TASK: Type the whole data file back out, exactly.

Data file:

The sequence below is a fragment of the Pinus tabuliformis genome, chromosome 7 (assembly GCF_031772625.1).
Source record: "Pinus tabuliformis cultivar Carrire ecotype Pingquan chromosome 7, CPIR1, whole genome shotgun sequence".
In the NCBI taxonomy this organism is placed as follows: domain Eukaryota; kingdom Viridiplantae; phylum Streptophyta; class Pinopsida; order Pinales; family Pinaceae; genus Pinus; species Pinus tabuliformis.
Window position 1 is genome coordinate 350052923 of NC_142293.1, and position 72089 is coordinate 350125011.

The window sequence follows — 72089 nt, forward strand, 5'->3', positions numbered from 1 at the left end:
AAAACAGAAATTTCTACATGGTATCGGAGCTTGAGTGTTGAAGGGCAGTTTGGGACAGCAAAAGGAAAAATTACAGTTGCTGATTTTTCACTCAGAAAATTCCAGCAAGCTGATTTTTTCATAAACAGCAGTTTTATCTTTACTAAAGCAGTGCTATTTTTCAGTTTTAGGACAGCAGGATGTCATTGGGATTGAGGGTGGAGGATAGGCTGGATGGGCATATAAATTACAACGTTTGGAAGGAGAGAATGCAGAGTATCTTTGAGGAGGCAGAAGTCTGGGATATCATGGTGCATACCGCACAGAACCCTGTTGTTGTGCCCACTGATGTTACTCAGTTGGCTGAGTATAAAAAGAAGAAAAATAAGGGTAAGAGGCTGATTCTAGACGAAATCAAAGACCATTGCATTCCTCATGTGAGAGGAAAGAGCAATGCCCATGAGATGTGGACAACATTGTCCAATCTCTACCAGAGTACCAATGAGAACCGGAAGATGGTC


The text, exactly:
The sequence below is a fragment of the Pinus tabuliformis genome, chromosome 7 (assembly GCF_031772625.1).
Source record: "Pinus tabuliformis cultivar Carrire ecotype Pingquan chromosome 7, CPIR1, whole genome shotgun sequence".
In the NCBI taxonomy this organism is placed as follows: domain Eukaryota; kingdom Viridiplantae; phylum Streptophyta; class Pinopsida; order Pinales; family Pinaceae; genus Pinus; species Pinus tabuliformis.
Window position 1 is genome coordinate 350052923 of NC_142293.1, and position 72089 is coordinate 350125011.

The window sequence follows — 72089 nt, forward strand, 5'->3', positions numbered from 1 at the left end:
AAAACAGAAATTTCTACATGGTATCGGAGCTTGAGTGTTGAAGGGCAGTTTGGGACAGCAAAAGGAAAAATTACAGTTGCTGATTTTTCACTCAGAAAATTCCAGCAAGCTGATTTTTTCATAAACAGCAGTTTTATCTTTACTAAAGCAGTGCTATTTTTCAGTTTTAGGACAGCAGGATGTCATTGGGATTGAGGGTGGAGGATAGGCTGGATGGGCATATAAATTACAACGTTTGGAAGGAGAGAATGCAGAGTATCTTTGAGGAGGCAGAAGTCTGGGATATCATGGTGCATACCGCACAGAACCCTGTTGTTGTGCCCACTGATGTTACTCAGTTGGCTGAGTATAAAAAGAAGAAAAATAAGGGTAAGAGGCTGATTCTAGACGAAATCAAAGACCATTGCATTCCTCATGTGAGAGGAAAGAGCAATGCCCATGAGATGTGGACAACATTGTCCAATCTCTACCAGAGTACCAATGAGAACCGGAAGATGGTC